"I know this has been a very difficult situation," said Lee Jong-eui, a businessman whose 17-year-old nephew, Nam Hyun-chul, is among the missing. "But aren't people supposed to have faith in the government? The government should have hurried up and have done something, but they just wasted four days, which led to this point. I think this is more like a man-made disaster."
The briefing began with a family member presenting video footage shot by a diver using a head-mounted camera Friday night. The only sounds that could be heard in the gym were the diver's breathing as he gripped a rope with gloved hands and used a flashlight to illuminate the murky water. The diver could be seen pulling the rope as he advanced toward the sunken ship. Dust and sediment washed around in various directions, testifying to the rapid changes in sea current. Glimpses of the ferry could be seen — metal railings and a small window.
The Sewol had left the northwestern port of Incheon on Tuesday on an overnight journey to the holiday island of Jeju in the south with 323 students from Danwon High School in Ansan among its passengers. It capsized within hours of the crew making a distress call to the shore a little before 9 a.m. Wednesday.
A transcript of a ship-to-shore radio exchange shows that an official at the Jeju Vessel Traffic Services Center recommended evacuation just five minutes after the Sewol's distress call. But helmsman Oh told the AP that it took 30 minutes for the captain to give the evacuation order as the boat listed.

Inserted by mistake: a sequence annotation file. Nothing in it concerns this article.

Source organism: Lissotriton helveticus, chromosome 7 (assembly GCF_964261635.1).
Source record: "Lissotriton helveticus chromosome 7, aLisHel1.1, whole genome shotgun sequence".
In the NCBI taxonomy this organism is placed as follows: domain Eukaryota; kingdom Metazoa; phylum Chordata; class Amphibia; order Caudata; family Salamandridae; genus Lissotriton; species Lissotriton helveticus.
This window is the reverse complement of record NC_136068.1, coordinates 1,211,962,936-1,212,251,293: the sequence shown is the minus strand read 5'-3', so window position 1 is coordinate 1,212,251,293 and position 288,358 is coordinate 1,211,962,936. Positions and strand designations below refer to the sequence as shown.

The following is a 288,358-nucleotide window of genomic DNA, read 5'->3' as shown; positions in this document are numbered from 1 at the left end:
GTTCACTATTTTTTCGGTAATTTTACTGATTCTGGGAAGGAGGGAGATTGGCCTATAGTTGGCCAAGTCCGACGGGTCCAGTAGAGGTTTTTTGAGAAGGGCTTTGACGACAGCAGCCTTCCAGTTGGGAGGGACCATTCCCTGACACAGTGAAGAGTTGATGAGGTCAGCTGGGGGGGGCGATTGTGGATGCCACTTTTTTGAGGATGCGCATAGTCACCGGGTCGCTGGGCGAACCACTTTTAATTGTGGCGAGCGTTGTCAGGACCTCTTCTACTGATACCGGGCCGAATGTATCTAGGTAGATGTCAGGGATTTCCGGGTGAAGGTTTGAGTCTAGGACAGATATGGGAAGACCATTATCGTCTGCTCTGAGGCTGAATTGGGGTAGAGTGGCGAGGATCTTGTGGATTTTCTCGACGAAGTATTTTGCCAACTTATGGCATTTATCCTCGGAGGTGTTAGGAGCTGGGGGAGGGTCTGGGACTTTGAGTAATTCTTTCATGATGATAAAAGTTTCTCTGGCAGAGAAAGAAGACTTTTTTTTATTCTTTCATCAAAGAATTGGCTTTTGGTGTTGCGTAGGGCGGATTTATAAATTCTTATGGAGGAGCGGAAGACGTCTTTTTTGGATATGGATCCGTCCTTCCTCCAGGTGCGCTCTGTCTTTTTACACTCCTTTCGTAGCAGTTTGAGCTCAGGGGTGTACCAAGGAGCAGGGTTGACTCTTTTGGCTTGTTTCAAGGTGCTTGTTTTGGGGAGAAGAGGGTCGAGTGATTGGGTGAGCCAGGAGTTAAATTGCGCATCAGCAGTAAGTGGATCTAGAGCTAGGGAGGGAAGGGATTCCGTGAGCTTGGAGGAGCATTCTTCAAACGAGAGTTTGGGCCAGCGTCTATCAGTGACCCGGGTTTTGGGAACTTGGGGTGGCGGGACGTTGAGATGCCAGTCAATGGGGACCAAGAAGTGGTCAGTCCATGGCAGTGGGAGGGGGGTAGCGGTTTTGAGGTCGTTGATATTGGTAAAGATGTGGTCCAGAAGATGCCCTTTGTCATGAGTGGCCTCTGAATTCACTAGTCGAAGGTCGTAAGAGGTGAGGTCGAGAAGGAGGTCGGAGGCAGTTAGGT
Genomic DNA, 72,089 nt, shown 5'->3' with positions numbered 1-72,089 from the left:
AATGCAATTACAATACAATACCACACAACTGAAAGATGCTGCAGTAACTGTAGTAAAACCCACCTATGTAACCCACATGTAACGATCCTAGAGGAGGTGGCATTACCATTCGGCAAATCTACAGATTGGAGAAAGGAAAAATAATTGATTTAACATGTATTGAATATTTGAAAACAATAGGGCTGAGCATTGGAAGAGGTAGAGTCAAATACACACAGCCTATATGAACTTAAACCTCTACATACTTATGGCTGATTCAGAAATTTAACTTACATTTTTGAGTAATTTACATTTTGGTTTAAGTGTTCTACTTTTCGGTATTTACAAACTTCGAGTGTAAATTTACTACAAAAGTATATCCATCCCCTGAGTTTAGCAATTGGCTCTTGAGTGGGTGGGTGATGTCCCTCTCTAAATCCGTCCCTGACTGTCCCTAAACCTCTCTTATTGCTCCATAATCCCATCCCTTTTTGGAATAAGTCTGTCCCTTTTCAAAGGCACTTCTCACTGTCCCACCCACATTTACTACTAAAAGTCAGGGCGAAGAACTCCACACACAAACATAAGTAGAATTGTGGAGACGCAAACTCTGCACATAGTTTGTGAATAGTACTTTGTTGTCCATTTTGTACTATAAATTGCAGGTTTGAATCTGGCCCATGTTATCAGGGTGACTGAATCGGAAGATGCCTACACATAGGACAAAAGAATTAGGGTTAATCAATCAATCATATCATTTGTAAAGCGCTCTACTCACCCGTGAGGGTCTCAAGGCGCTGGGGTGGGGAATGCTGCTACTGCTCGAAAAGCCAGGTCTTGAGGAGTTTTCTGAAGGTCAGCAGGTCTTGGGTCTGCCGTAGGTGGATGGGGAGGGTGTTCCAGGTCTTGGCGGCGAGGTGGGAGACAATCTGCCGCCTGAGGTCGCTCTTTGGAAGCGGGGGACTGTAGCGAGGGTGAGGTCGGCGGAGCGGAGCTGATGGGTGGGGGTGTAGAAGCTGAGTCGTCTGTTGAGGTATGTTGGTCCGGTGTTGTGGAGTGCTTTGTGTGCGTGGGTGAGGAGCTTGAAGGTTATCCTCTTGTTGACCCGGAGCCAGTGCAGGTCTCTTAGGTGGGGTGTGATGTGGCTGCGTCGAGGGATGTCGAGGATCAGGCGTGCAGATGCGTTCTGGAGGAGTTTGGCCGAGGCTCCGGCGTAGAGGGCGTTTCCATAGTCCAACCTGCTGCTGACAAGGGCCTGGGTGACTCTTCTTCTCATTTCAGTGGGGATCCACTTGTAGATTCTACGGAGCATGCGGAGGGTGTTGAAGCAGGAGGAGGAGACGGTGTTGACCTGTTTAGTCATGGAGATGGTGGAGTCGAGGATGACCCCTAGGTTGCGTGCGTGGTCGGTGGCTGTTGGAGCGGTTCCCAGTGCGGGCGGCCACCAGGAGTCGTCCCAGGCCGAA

With only 174 known survivors and the chances of survival increasingly slim, it is shaping up to be one of South Korea's worst disasters, made all the more heartbreaking by the likely loss of so many young people, aged 16 or 17. The country's last major ferry disaster was in 1993, when 292 people were killed.
The last bit of the ferry that had been above water — the dark blue keel — disappeared below the surface Friday night. Navy divers attached underwater air bags to the ferry to prevent it from sinking deeper, the Defense Ministry said.
Three vessels with cranes arrived at the accident site to prepare to salvage the ferry, but they will not hoist the ship before getting approval from family members of those still believed inside because the lifting could endanger any survivors, said a coast guard officer, speaking on condition of anonymity, citing department rules.
Coast guard official Ko Myung-seok said 176 ships and 28 planes were mobilized to search the area around the sunken ship Saturday, and that more than 650 divers were trying to search the interior of the ship. The coast guard also said a thin layer of oil was visible near the area where the ferry sank; about two dozen vessels were summoned to contain the spill.
Klug reported from Seoul. Associated Press writers Hyung-jin Kim and Jung-yoon Choi in Seoul and Gillian Wong in Jindo, South Korea, contributed to this report.